Naruto

Avatar The Last Airbender Needs Another Game, And Naruto Ultimate Ninja Storm Developer CyberConnect2 Fits The Bill

Avatar the last airbender aang
Written by publishing team

I was a bit late to the Avatar fandom. As someone who didn’t even begin The Last Airbender until they reached adulthood, I had plenty to dig into from the beginning but quickly realized the series – in many of its forms – was plagued by obstacles and letdowns that cut both animated shows short. In my brief few years as a fan, I’ve grown deeply attached to both Aang and Korra’s adventures, constantly seeking more ways to enjoy them and going as far as to play a Wii game that’s well over a decade old. That old THQ game was charming, and Platinum’s Korra game – now removed from digital storefronts – didn’t leave me quite as upset as most. And now, as we see Avatar make its long-deserved comeback, I’m crossing my fingers for a new video game exploring the airbending universe with one developer in mind – CyberConnect2.

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The Legend of Korra’s critically panned PlatinumGames fiasco is hard to defend, but the studio choice still seems like it should’ve been a safe one. PlatinumGames’ track record is a strange mishmash of bangers like Nier Automata, Bayonetta, and Metal Gear Rising mixed with middling headscratchers like Korra, Teenage Mutant Ninja Turtles, and Star Fox Zero. PG remains one of my favorite studios, but when I think of action at its best, I think of CyberConnect 2. It’s games like the Naruto Ultimate Ninja Storm series and Asura’s Wrath that still stand out as genre greats, and it’s why a marriage between the studio known for its anime-based hits and Avatar should be an obvious next step.


Legend of Korra

Typically, I find the transition from animated series to game to be a letdown more often than not, but CyberConnect2 has nailed the formula. After years of trying Dragon Ball Z games that ended in disappointment, CyberConnect2 was the first studio that captured all of the series’ charm, condensing hundreds of episodes into one satisfying action RPG. In both Shounen hits, the studio seems to focus on a few key elements that really make the games feel the way the anime looks. In Naruto, its iconic ninja run is too important to fall back on more typical sprints, while DBZ’s flight needs to feel urgent, bursty, and smooth. The latter has spent years suffering under other studios with clunky cameras and sluggish motions.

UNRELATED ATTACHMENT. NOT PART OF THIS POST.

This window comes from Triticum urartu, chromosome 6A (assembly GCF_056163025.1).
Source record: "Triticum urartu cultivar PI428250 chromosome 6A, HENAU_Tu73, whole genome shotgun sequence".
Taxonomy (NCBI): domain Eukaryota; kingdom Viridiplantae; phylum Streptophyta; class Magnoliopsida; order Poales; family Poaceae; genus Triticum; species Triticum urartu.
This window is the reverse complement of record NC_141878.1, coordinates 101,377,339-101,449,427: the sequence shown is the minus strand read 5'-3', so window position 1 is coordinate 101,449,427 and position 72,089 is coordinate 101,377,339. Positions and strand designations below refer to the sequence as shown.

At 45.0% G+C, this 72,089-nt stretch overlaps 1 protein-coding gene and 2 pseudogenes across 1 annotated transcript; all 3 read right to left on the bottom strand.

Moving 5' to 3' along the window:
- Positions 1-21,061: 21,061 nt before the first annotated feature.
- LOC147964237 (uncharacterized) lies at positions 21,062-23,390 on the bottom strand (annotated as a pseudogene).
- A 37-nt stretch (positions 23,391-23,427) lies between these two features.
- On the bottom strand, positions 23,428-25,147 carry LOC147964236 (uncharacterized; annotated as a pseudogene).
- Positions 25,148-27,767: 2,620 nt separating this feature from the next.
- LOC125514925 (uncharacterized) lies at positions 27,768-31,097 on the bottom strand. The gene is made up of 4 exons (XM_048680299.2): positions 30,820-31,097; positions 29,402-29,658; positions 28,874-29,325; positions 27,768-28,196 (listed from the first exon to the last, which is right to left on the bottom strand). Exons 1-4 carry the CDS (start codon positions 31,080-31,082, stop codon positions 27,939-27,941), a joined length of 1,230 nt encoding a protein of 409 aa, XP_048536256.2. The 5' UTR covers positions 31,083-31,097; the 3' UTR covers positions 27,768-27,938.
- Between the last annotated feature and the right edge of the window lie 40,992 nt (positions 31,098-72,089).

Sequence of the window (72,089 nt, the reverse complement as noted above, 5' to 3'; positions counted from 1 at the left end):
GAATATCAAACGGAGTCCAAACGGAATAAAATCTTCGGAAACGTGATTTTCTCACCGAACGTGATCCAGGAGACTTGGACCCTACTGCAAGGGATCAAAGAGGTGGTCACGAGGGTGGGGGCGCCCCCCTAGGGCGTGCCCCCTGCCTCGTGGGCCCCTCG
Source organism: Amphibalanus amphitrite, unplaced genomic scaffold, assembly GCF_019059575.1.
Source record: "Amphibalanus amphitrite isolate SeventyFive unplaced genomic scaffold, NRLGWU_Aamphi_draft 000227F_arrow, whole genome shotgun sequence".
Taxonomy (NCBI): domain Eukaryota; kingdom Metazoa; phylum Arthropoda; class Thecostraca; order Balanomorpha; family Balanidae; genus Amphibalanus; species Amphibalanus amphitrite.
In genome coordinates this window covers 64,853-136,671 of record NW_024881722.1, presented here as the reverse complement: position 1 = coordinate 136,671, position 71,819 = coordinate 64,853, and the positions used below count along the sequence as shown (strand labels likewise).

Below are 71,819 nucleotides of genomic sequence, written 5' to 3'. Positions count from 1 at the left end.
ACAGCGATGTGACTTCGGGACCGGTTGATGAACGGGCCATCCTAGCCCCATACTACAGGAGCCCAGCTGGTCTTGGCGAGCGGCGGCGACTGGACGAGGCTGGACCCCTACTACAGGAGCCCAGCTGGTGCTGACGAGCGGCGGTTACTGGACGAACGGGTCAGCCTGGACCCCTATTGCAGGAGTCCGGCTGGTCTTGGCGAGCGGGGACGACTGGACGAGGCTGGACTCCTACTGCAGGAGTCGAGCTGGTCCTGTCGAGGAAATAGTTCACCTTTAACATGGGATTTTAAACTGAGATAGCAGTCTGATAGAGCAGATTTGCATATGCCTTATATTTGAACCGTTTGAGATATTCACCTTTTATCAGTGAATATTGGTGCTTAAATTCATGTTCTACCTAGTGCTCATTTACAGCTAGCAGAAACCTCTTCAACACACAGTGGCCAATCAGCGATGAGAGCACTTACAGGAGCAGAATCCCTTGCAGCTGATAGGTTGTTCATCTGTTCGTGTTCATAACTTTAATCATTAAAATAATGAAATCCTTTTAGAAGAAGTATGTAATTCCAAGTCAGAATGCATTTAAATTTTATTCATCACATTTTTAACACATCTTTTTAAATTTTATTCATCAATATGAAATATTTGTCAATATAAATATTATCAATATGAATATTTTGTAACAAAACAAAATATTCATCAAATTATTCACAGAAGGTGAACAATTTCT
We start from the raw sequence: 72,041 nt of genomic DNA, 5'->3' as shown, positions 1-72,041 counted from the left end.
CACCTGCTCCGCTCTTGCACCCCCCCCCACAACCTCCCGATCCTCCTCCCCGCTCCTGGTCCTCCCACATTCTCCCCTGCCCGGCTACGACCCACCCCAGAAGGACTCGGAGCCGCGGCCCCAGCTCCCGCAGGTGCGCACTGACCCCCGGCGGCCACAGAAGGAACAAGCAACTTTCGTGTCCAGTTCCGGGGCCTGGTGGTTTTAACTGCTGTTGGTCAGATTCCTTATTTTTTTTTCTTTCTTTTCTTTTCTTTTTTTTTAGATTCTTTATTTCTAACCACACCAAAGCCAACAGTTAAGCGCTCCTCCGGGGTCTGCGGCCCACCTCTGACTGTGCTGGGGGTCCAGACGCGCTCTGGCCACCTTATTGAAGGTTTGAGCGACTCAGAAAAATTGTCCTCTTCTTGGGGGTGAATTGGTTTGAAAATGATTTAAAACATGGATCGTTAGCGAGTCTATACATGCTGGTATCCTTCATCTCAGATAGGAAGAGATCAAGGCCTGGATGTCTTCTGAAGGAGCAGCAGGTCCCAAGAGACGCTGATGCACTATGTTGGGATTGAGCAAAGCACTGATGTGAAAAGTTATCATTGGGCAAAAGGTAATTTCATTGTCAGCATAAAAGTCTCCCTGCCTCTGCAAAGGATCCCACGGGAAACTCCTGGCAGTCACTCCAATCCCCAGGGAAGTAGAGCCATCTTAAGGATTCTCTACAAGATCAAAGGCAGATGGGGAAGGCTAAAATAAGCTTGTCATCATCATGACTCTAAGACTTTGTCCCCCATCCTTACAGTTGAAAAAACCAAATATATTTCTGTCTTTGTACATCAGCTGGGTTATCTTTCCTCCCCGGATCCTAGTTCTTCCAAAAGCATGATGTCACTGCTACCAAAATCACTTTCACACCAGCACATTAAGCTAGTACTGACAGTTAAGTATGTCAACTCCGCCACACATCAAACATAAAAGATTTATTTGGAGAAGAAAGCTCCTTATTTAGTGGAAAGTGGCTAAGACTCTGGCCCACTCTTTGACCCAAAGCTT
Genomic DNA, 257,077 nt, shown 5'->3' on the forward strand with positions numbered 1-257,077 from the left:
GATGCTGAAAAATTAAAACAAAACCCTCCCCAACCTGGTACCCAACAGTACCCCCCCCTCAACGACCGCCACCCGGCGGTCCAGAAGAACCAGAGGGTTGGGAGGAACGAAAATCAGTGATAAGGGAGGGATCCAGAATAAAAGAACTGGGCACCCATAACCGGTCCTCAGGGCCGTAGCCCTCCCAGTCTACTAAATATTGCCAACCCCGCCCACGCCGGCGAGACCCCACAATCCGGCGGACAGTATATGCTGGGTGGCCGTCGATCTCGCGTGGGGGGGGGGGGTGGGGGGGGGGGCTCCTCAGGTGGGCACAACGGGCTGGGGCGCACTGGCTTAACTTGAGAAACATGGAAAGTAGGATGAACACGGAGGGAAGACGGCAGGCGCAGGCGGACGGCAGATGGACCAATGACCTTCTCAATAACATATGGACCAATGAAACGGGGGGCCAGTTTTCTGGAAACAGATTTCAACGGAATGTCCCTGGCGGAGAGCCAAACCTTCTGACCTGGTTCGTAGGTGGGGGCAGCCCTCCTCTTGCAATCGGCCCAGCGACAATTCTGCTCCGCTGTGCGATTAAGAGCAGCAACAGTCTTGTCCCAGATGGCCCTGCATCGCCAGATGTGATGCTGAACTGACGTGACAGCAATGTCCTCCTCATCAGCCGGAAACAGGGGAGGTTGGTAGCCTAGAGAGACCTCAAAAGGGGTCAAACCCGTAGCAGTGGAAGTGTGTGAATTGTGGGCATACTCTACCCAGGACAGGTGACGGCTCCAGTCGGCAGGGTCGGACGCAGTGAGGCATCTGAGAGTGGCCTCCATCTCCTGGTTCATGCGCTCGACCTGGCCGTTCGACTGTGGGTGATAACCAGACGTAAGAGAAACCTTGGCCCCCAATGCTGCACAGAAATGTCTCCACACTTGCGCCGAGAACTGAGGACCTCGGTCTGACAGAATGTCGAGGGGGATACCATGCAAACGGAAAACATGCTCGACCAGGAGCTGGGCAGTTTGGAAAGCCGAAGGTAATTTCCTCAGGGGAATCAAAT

It’s CyberConnect2, though, that nails those key elements. In Avatar, there’s no room for error when it comes to the fluidity of bending, and both DBZ Kakarot and Naruto Ultimate Ninja Storm share move kits that are similar enough. Combat is more than swift punches and kicks, and bending feels like it could be a distant cousin of some of Naruto’s jutsu. Both are far too core to the heart of what makes these experiences feel the same way they look – the Ultimate Ninja Storm developer gets that.

It’s not just in play, but in looks, too. Avatar’s art stylings in both Aang and Korra’s adventures make them standouts in a sea of ​​early ’00s cartoons. I’d argue that both of CyberConnect2’s shounen adaptations are master class in terms of their shared cel-shaded aesthetic. It’s a consistent design choice in their series of anime-based games, including the upcoming Demon Slayer title, that make the jump from watching to doing easy to believe and maintain the same charm.

The Last Airbender and Legend of Korra belong in the studio’s hands. Cookie-cutter action games are a tell me a dozen, and it’s a bit of a bummer when a beloved animated series joins a sea of ​​monotonous iterations on the same few ideas. I think CyberConnect2 gets that, and knows there’s a bit of a secret sauce that goes into perfecting just a handful of core ideas to make your time feel special. Avatar video games may not be on Nickelodeon’s radar right now, but as we see the company scramble to cash in on its Netflix popularity, I hope it’ll pick the right team when the time comes.


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